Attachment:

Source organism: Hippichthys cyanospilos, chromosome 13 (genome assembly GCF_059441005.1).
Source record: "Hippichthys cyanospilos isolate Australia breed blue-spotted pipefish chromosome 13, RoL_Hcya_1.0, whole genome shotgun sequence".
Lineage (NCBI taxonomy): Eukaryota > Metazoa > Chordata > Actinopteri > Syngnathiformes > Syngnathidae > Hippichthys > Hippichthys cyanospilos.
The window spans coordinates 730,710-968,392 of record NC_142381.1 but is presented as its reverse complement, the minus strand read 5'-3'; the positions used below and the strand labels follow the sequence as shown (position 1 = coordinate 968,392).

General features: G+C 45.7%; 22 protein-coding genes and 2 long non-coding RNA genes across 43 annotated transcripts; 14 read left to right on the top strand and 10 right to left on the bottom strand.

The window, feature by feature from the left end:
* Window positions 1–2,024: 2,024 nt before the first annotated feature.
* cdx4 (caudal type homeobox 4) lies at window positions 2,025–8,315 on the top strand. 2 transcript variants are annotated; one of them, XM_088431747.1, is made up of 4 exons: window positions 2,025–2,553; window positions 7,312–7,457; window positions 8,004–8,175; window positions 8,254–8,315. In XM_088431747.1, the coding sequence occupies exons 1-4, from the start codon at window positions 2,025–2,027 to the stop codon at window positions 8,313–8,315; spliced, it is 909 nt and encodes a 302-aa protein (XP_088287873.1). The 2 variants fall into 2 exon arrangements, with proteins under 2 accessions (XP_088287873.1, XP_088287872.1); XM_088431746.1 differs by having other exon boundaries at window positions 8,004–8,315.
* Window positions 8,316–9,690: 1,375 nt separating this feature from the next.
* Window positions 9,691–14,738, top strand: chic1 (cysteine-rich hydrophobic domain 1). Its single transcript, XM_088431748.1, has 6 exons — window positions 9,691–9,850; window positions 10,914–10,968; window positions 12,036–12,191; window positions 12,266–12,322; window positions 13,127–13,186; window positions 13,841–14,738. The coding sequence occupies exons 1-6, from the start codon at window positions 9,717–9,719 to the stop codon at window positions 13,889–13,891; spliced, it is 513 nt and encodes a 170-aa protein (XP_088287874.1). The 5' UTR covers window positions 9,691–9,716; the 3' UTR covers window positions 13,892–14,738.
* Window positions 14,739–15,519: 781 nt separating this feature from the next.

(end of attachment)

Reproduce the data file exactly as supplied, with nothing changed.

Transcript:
Source organism: Hippichthys cyanospilos, chromosome 13 (genome assembly GCF_059441005.1).
Source record: "Hippichthys cyanospilos isolate Australia breed blue-spotted pipefish chromosome 13, RoL_Hcya_1.0, whole genome shotgun sequence".
Lineage (NCBI taxonomy): Eukaryota > Metazoa > Chordata > Actinopteri > Syngnathiformes > Syngnathidae > Hippichthys > Hippichthys cyanospilos.
The window spans coordinates 730,710-968,392 of record NC_142381.1 but is presented as its reverse complement, the minus strand read 5'-3'; the positions used below and the strand labels follow the sequence as shown (position 1 = coordinate 968,392).

General features: G+C 45.7%; 22 protein-coding genes and 2 long non-coding RNA genes across 43 annotated transcripts; 14 read left to right on the top strand and 10 right to left on the bottom strand.

The window, feature by feature from the left end:
* Window positions 1–2,024: 2,024 nt before the first annotated feature.
* cdx4 (caudal type homeobox 4) lies at window positions 2,025–8,315 on the top strand. 2 transcript variants are annotated; one of them, XM_088431747.1, is made up of 4 exons: window positions 2,025–2,553; window positions 7,312–7,457; window positions 8,004–8,175; window positions 8,254–8,315. In XM_088431747.1, the coding sequence occupies exons 1-4, from the start codon at window positions 2,025–2,027 to the stop codon at window positions 8,313–8,315; spliced, it is 909 nt and encodes a 302-aa protein (XP_088287873.1). The 2 variants fall into 2 exon arrangements, with proteins under 2 accessions (XP_088287873.1, XP_088287872.1); XM_088431746.1 differs by having other exon boundaries at window positions 8,004–8,315.
* Window positions 8,316–9,690: 1,375 nt separating this feature from the next.
* Window positions 9,691–14,738, top strand: chic1 (cysteine-rich hydrophobic domain 1). Its single transcript, XM_088431748.1, has 6 exons — window positions 9,691–9,850; window positions 10,914–10,968; window positions 12,036–12,191; window positions 12,266–12,322; window positions 13,127–13,186; window positions 13,841–14,738. The coding sequence occupies exons 1-6, from the start codon at window positions 9,717–9,719 to the stop codon at window positions 13,889–13,891; spliced, it is 513 nt and encodes a 170-aa protein (XP_088287874.1). The 5' UTR covers window positions 9,691–9,716; the 3' UTR covers window positions 13,892–14,738.
* Window positions 14,739–15,519: 781 nt separating this feature from the next.